Tenjiku Tokubei

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Tenjiku Tokubei, 17th-century painting.

Tenjiku Tokubei (1612 - c. 1692) (Japanese: 天竺徳兵衛) was a Japanese adventurer and writer of the early 17th century. He traveled to Southeast and South Asia, hence his "Tenjiku" (Japanese: 天竺, East Asian name of "India") nickname.

He was born in Sendo-machi, Takasago-cho, in today's Hyōgo Prefecture in 1612. His father was a salt wholesaler.

The adventurer[edit]

A 1634 Japanese Red seal ship. Tokyo Naval Science Museum.

At the age of fifteen, in 1626, Tokubei was hired by a trading company in Kyoto. He pursued commercial activities aboard Japanese Red Seal Ships.

In 1627, Tokubei visited China, Vietnam and Siam (modern Thailand) on board a Japanese Red Seal ship. He would stay for some time in Siam and again visit the country on board one of the ships of the Dutch adventurer Jan Joosten van Lodensteijn.[1] He also sailed to India, to the source of the Ganges,[2] and the country of Magadha,[3] and returned with great wealth and numerous stories to tell.[4]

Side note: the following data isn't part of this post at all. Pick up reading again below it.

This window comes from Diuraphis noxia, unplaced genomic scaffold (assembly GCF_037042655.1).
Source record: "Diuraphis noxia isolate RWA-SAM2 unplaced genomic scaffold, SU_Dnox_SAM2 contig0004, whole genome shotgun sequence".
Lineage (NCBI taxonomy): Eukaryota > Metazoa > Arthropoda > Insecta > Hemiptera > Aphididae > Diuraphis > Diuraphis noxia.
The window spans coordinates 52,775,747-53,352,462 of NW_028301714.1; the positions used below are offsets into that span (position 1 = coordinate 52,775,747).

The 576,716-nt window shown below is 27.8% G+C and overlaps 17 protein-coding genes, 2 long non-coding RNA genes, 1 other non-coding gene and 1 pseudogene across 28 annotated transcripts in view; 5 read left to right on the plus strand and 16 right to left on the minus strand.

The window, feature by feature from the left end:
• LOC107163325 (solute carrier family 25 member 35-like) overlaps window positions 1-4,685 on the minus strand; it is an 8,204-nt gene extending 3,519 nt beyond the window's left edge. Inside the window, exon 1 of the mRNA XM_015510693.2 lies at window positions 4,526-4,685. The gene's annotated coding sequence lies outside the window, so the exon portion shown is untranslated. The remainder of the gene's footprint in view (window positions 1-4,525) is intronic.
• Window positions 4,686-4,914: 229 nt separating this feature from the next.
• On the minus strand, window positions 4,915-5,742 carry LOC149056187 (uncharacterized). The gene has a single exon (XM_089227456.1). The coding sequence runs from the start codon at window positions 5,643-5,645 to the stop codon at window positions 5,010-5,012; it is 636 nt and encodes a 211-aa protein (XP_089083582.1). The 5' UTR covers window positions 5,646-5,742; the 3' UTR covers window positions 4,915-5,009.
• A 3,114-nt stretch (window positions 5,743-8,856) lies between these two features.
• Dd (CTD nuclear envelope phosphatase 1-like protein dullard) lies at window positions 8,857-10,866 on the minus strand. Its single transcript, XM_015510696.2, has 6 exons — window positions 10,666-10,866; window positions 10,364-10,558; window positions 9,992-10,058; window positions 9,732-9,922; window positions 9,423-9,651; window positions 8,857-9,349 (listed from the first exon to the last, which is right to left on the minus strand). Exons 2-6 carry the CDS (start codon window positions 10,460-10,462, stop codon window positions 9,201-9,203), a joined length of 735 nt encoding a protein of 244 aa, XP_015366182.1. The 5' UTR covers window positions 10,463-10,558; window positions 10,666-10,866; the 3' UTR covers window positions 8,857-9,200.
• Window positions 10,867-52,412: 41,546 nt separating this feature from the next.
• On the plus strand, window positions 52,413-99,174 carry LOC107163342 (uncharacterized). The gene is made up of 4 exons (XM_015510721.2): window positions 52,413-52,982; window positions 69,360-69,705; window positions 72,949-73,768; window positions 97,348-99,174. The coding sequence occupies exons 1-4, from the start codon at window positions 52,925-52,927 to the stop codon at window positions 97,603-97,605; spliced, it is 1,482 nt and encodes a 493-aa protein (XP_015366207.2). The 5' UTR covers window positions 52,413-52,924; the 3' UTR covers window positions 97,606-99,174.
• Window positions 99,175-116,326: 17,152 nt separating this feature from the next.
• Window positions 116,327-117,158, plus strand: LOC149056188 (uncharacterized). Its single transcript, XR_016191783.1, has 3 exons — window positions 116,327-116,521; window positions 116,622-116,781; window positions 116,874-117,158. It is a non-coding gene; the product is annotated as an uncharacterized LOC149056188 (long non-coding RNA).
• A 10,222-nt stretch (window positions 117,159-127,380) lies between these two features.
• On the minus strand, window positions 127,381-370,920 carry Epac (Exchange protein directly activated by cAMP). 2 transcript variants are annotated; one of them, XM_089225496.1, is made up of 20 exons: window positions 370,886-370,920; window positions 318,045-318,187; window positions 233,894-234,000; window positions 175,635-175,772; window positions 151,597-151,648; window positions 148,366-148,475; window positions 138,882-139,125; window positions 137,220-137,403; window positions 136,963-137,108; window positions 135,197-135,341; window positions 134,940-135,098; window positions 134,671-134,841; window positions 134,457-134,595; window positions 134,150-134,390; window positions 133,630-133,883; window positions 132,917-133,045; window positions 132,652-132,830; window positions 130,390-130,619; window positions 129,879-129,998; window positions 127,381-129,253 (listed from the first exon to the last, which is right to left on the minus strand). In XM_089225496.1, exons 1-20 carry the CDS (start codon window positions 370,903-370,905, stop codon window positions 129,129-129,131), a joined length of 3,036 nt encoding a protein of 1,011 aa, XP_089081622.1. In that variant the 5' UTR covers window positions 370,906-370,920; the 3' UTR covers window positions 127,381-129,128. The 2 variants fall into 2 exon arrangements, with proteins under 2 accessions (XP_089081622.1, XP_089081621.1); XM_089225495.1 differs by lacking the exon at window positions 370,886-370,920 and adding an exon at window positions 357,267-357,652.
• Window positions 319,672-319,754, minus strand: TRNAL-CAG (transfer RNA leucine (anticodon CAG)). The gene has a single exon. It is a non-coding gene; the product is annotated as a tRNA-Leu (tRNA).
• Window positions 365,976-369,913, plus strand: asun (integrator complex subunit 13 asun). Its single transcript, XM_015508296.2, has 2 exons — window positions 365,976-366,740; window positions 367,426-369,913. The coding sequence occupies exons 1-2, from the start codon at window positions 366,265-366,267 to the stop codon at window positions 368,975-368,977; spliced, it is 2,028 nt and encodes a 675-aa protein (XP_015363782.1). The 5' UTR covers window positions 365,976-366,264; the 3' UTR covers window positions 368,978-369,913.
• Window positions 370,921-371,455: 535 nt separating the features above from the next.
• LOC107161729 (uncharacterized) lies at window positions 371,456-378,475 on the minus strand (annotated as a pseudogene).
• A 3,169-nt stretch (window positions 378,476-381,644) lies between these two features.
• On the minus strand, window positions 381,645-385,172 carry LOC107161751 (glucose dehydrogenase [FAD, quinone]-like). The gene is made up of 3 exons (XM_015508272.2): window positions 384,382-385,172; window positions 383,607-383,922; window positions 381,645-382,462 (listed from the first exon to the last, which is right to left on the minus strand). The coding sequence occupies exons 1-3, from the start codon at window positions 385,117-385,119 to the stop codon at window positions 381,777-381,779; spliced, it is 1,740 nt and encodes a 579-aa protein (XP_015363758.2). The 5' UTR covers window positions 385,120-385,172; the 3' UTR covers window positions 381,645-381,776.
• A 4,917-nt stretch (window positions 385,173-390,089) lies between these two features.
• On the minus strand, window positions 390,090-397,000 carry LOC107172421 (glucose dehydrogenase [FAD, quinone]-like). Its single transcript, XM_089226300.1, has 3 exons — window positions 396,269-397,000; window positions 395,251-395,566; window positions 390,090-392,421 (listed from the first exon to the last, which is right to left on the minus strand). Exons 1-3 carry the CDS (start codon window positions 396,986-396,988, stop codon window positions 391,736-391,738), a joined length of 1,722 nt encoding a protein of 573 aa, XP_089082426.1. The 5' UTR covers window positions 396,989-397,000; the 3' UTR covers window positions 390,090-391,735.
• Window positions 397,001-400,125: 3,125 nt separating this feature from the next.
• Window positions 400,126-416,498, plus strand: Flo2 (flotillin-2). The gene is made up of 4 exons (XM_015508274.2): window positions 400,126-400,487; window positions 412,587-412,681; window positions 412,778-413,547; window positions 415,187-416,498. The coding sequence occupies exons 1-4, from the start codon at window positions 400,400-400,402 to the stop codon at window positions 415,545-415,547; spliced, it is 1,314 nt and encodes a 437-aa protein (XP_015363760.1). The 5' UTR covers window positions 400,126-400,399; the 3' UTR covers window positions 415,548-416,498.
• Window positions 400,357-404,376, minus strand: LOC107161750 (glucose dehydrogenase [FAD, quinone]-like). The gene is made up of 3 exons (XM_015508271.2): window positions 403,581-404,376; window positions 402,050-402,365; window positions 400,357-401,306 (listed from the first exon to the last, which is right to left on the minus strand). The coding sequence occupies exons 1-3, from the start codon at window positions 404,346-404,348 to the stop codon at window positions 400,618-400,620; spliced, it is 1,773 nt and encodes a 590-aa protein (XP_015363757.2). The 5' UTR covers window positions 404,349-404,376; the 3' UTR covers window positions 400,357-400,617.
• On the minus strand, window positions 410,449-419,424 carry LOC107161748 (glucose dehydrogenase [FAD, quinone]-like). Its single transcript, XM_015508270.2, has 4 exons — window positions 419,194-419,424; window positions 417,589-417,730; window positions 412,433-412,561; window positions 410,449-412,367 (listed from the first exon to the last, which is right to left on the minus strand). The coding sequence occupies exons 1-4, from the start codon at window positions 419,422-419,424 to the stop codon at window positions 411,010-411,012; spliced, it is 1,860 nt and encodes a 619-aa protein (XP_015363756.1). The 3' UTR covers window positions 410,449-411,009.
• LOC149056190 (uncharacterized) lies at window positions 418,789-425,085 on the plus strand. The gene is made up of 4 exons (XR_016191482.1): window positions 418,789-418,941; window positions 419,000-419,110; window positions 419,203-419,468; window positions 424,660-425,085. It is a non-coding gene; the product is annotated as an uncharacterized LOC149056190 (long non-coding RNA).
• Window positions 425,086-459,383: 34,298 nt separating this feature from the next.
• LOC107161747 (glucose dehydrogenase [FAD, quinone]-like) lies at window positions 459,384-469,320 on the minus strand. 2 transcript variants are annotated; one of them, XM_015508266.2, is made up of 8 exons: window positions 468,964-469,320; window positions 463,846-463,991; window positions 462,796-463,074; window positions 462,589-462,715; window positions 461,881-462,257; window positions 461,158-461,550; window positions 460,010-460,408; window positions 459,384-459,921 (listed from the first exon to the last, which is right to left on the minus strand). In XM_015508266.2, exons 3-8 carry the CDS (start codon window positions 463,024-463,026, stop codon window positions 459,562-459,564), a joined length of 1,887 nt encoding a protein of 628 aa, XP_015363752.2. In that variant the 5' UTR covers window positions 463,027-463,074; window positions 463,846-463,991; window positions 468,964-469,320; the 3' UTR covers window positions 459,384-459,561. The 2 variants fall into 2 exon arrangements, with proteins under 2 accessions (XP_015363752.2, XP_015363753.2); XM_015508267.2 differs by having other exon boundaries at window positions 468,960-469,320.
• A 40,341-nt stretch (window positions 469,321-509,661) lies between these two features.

Upon his return to Japan, and after the introduction of the Seclusion policy (Sakoku), Tokubei wrote an essay titled "Tenjiku Tokai Monogatari" (天竺渡海物語, "Relations of sea travels to India") on his adventures in foreign countries, which became very popular in Japan.

He died around the age of 80 in his home town of Takasago.

The Kabuki character[edit]

Tenjiku Tokubei in Kabuki, 18th century woodcut.

Tenjiku Tokubei became a popular character of Kabuki and Joruri puppet dramas, where he was given the role of a magician. He was a popular subject of woodcut prints in the 18th and 19th century.

In September 1795, Kunitaro played the role of Tokubei's wife in the drama "Tenjiku Tokubei Kikigaki Ôrai", while the role of Tenjiku Tokubei was played by Arashi Koroku III.

Conveyor belt sushi[edit]

Today, Tokubei is also the name of a chain of Conveyor belt sushi, comprising 49 restaurants as of June 2005.

Notes[edit]

  1. ^ Kansai Kippo News Vol.11 No.490 Wednesday, February 23, 2005
  2. ^ The Russo-Japanese War: A Photographic and Descriptive Review by Richard Harding Davis - Page 458 "Tokubei travelled in India as far as the source of the Ganges"
  3. ^ "When he was fifteen years old, in 1626, he was employed by a trading company in Kyoto worked in Siam (Thailand) and Magadha (India). After that, in 1630, he went to India again in a Dutch ship, with Jan Joosten, a Dutchman, and traded there." Takasago City website [1]
  4. ^ Kabuki; the Popular Stage of Japan - Page 187 by Zoë Kincaid 1965 "Tokubei sailed away on unknown seas to India and returned with wealth greater than that of a daimyo, many strange tales to relate..."